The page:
In Germany, where my younger son Ned has been suffering from the coronavirus for nine days, Chancellor Angela Merkel has “barred groups of more than two people from gathering” and has herself gone into isolation after learning her doctor had tested positive. Ned, who is fluent in German, listened intently to a speech she gave a few days ago on how her government planned to combat the contagion.
He described her as calm, straightforward — a well-educated, unemotional, yet empathetic grandmother telling her brood that matters were serious, the greatest challenge the country had faced since reunification, but that by coming together and following her advice that they would overcome the disease.
Ned said that he felt fortunate to be living, as he put it, “in a first world country.” He might have added in a country not so horribly polarized by political divisions. Although I voted against Ronald Regan twice, I think he’d be an excellent spokesman in a time like this because he possessed a sort of serene confidence. He did not require a coterie of toadies to preface their technical expertise with praise for his unmatched leadership. He would not have lied in ways that could be so easily refuted, nor make statements like “the world has never seen anything like this before.” He would have projected a calming presence and have reassured the populace.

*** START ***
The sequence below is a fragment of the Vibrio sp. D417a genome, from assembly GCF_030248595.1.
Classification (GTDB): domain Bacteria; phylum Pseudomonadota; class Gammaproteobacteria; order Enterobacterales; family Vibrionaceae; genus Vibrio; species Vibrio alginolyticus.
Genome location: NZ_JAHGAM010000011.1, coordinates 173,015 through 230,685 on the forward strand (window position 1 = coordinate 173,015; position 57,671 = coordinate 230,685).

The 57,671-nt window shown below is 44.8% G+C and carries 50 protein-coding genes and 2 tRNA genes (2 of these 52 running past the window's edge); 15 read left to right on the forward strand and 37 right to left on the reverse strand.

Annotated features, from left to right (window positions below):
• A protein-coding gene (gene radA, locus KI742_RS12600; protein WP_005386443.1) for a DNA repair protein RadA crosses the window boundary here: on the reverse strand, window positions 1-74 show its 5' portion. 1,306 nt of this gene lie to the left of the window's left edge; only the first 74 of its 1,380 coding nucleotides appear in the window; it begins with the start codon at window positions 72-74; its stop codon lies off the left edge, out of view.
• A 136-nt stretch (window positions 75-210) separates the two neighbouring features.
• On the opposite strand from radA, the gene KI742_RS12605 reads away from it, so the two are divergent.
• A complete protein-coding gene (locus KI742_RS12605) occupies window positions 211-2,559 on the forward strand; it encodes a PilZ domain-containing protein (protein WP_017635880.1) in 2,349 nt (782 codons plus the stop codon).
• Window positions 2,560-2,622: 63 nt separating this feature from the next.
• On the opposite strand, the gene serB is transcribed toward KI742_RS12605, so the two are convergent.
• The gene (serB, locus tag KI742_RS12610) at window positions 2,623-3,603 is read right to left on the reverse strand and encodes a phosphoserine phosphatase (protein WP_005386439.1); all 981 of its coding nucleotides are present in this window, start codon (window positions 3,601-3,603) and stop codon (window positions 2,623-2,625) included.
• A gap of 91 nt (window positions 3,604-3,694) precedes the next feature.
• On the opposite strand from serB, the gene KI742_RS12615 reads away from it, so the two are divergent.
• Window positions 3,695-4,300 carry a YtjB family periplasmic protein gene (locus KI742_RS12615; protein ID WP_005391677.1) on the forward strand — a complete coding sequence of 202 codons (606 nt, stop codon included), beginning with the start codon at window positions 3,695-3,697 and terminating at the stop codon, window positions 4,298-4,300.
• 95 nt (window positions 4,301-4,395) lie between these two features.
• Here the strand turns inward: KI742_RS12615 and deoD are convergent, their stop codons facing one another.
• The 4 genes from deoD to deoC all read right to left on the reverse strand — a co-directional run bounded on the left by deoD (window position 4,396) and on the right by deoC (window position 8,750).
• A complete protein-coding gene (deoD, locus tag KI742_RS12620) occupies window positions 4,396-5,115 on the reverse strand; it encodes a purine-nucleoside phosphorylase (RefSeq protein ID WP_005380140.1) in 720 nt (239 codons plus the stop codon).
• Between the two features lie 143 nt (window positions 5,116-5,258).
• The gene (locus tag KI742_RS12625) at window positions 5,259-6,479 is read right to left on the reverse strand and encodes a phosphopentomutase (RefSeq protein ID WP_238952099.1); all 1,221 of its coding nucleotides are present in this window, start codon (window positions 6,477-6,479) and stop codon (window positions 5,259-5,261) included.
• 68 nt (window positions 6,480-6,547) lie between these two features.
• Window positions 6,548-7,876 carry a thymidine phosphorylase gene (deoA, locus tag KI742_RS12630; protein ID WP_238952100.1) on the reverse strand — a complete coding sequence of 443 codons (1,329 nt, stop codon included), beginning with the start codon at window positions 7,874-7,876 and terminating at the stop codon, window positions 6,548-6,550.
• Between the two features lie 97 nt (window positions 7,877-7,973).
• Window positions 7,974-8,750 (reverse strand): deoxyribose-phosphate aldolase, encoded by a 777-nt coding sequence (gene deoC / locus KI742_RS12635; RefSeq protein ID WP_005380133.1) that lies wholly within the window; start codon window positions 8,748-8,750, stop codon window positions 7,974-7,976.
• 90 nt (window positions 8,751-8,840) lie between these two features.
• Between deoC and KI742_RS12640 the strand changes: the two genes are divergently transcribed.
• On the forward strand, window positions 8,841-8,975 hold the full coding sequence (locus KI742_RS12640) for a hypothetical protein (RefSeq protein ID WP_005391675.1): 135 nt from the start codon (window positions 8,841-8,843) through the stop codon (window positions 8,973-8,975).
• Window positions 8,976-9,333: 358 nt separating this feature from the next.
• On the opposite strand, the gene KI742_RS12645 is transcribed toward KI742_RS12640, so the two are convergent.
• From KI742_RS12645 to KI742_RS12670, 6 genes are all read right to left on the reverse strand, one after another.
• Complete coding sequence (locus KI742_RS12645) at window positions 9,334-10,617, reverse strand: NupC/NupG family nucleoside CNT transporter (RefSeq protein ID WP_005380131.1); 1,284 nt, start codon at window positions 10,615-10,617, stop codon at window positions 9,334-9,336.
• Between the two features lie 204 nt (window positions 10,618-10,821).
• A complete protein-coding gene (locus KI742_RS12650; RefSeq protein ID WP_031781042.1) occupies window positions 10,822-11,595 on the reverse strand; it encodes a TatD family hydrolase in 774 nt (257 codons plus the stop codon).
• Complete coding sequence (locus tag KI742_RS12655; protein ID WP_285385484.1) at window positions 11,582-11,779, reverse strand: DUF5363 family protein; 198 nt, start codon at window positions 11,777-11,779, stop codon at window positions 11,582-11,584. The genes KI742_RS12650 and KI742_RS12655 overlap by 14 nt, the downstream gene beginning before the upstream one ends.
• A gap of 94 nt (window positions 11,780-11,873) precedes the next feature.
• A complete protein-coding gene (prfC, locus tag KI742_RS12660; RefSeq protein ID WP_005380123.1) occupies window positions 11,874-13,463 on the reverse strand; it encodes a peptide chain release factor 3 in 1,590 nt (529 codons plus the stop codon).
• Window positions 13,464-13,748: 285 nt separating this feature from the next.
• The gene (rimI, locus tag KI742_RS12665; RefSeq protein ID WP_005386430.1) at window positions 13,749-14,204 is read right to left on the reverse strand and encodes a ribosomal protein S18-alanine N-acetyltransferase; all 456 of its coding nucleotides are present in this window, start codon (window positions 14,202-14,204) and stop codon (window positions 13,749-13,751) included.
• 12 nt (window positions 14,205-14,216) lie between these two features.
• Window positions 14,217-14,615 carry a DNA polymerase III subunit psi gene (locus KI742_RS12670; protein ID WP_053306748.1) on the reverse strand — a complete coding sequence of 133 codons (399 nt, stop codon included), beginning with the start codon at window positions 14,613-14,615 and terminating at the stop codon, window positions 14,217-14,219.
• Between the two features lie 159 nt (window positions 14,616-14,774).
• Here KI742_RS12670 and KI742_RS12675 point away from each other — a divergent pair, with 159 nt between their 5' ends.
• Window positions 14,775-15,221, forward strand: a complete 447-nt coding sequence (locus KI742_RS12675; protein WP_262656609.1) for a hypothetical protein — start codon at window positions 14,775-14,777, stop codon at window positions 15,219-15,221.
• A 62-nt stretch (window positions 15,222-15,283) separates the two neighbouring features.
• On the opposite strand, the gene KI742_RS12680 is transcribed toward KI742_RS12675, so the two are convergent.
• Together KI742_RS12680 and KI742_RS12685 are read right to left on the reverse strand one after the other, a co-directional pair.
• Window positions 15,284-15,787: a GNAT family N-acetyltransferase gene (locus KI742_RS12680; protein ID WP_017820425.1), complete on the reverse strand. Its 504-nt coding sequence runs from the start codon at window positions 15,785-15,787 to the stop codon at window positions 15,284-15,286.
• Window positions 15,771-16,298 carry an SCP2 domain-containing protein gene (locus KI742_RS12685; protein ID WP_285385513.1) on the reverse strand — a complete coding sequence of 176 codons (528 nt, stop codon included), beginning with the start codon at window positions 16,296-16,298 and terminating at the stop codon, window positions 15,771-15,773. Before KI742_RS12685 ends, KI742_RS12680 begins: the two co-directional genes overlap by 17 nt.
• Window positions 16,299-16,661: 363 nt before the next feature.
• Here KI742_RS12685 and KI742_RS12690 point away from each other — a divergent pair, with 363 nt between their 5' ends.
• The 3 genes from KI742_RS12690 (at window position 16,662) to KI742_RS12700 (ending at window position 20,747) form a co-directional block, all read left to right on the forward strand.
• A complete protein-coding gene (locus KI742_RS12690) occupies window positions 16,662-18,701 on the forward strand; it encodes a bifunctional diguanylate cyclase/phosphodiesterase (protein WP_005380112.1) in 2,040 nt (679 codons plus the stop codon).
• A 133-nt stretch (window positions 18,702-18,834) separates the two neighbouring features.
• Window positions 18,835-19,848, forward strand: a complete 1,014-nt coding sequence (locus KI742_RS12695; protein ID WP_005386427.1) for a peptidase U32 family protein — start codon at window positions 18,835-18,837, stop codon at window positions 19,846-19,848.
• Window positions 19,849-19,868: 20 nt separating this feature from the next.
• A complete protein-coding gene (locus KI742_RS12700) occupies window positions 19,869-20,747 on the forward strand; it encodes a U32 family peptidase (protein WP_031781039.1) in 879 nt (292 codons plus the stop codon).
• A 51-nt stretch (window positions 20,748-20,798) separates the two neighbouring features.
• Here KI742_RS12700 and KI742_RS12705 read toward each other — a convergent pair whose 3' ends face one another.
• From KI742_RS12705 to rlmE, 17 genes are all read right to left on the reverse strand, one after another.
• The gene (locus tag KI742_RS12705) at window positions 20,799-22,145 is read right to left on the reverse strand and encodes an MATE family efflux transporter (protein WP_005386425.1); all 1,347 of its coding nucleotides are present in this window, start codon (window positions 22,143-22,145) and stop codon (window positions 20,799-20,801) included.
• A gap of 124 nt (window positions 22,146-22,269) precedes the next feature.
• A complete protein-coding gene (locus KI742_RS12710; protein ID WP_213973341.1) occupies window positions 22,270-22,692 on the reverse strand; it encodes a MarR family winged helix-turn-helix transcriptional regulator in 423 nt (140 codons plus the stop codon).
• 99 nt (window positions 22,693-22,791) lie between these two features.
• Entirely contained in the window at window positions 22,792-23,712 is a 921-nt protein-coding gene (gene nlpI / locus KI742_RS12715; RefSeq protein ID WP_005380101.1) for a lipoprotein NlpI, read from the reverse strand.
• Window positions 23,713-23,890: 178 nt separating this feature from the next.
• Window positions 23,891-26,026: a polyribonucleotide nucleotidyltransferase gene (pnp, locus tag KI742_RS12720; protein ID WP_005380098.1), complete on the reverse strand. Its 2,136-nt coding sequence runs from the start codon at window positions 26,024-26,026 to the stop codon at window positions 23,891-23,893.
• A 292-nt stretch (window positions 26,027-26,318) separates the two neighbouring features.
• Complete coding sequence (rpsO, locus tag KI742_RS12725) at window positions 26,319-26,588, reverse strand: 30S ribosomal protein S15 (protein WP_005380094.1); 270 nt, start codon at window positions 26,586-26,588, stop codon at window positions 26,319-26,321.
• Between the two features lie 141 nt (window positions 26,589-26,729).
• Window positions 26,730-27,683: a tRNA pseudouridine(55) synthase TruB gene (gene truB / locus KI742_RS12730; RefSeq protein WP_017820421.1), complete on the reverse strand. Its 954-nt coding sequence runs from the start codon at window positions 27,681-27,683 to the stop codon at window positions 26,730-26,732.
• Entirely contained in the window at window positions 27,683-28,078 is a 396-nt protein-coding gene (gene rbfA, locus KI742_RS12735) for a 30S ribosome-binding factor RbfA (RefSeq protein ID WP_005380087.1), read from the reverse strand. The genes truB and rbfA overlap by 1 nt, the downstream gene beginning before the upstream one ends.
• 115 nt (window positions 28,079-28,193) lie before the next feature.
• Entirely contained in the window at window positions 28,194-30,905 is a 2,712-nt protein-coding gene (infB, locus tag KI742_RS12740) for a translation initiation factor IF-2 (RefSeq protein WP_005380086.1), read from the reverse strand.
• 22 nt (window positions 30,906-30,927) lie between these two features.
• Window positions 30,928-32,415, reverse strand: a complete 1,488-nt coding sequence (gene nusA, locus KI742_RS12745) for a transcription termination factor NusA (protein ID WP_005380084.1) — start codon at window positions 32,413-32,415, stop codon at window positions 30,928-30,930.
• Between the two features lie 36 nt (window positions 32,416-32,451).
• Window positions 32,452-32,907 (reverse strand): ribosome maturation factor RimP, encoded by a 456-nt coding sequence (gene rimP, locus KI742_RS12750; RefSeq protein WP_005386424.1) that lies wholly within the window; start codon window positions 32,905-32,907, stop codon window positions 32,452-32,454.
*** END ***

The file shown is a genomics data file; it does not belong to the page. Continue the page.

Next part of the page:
I’m not going into what might have been done differently to mitigate the virus’s rapid spread here in the States. I’m pleased to see a sort of a sort of un-self-pitying camaraderie developing, virtual get togethers, musicians performing virtual concerts. We’re all in the same boat, more or less, stuck at home with worries galore, but it’s not like we’re in London during the Blitz. Nevertheless, war is an apt metaphor, and we all certainly owe much gratitude to the men and women on the front lines, the health care workers who are battling this pernicious disease.
Today, Ned says he feels much better, that his breathing is almost back to normal. He and his housemates are making the best of a bad situation. Here’s a photo of a Corona Cake they made for a birthday party they couldn’t go to, and it ended up that the birthday boy or girl only had three rolls left.
I’m not much of a silver-lining sort of person, but at the very least, this experience should remind us not to take life for granted, and while forced to forego televised sports, we now have a chance to notice the “birds in the trees/ — those dying generations — at their song.”
 In the mid-14th century, the bubonic plague killed ~20 million people, roughly a third of Europe’s population.